Miami Heat

Enter the Matrix

The American Airlines Arena didn’t have a three-story billboard of himself. There weren’t any balloons, water guns, and certainly no black SUV’s with Superman-inspired rims.

What there was, however, was a long table with a requisite Miami Heat backdrop, a few chairs, and a couple of unopened bottled waters.

And that’s about it.
Shawn Marion’s introduction as the newest member of the Miami Heat fell way short to the extravagance and hoopla brought about by Shaq’s introduction to Miami in 2004. But don’t mistake this lack of confetti as an insignificant move for the Heat.

And while the world has made the Shaq-to-Phoenix move the `water cooler’ topic of the week, Marion’s move to Miami is equally – if not more – important to the Heat’s fortunes.

It’s true that Shaq was – and still is – a larger-than-life and revered figure in South Beach. After all, he did make good on his promise to deliver a championship parade down Biscayne Boulevard.

But that was two years ago, when O’Neal was still capable of being a dominant force in the paint. With father time catching up to him and his health breaking down every other week, Shaq has become a liability for the Heat, and as long as he was around, the Heat would be a marginal play-off team at best and a bottom-feeder at worst.

So if the Heat wanted to go back to being credible, cutting ties with Shaq was the most important thing to do.

So they did. And this move, ironically, could go down as the move that saved the Miami Heat.

With the Diesel under contract for two more years worth 20 mil per, his contract was – for all intents and purposes – a metaphorical handcuff for the Heat. Now that they’ve rid themselves of that, they now have enough flexibility to be a major player in the market – something they couldn’t have done with O’Neal still in the line-up.

The indirect effect of this is that the Heat now wouldn’t have to waste two years of D-Wade’s prime just to wait until Shaq’s contract ends. And with Shawn Marion, Wade and the Heat get a player that not only fits the style of play they want to run, but they get a proven stat-stuffer that’s younger and cheaper – relatively – than the O’Neal.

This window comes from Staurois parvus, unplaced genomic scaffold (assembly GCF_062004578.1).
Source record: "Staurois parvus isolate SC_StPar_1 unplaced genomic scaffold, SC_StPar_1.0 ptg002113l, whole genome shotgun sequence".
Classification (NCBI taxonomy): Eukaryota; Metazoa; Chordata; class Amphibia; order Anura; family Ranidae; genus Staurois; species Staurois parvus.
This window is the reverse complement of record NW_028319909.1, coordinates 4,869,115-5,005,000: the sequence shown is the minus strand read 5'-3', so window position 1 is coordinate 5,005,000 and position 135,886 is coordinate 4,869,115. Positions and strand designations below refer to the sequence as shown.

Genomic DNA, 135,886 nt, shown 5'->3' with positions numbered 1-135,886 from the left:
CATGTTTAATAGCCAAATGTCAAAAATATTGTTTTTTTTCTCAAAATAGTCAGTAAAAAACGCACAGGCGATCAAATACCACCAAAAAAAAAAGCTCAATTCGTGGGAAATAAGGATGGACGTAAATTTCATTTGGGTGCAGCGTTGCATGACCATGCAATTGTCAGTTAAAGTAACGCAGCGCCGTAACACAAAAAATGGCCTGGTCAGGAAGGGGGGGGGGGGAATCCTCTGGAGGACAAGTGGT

It’s premature to think that Marion’s production will decline now that he won’t be catching lob passes from Steve Nash. On the contrary, I believe Marion will take his game to a new level now that he’s out of Nash and Amare’s shadow. And while D-Wade is still Miami’s top dog – for the self-conscious Marion, being number two is a whole lot rosier than being number three.
If their first game was any indication, Wade and Marion will be a formidable duo for the Heat; not exactly in the league of Jordan and Pippen, as some have said in recent days, but good enough to make the Heat formidable again.

The next order of business is to surround these two with complimentary role players that will suit their style. The monetary relief brought about by Shaq’s contract going West will allow the Heat to be a player in the free agent market this year. They don’t need another marquee guy, just young role players that are tailor-made for Wade and Marion’s skills. Add to that the expected high draft pick they’ll be getting in the draft and it’s looking like Miami’s future is not as grim as it was a month ago.

Short-lived as it was, the Shaquille O’neal-era was a whole lot fun while it lasted. They became a contender in the league, a hot ticket among the fans, and they have a championship to show for it.

But in this day and age of the NBA, staying on top is harder than getting there. And just like what Shaq did for them a couple of years ago when they were nose-diving back down to the bottom of the mountain, the Miami Heat have brought in a new partner for Flash to help turn their franchise around.

Superman has left town and Miami has now entered the Matrix.

One reply on “Enter the Matrix”

o’neal needs to be capitalized Short-lived as it was, the Shaquille O’neal-era was a whole lot fun while it lasted

in that sentence. otherwise nice.

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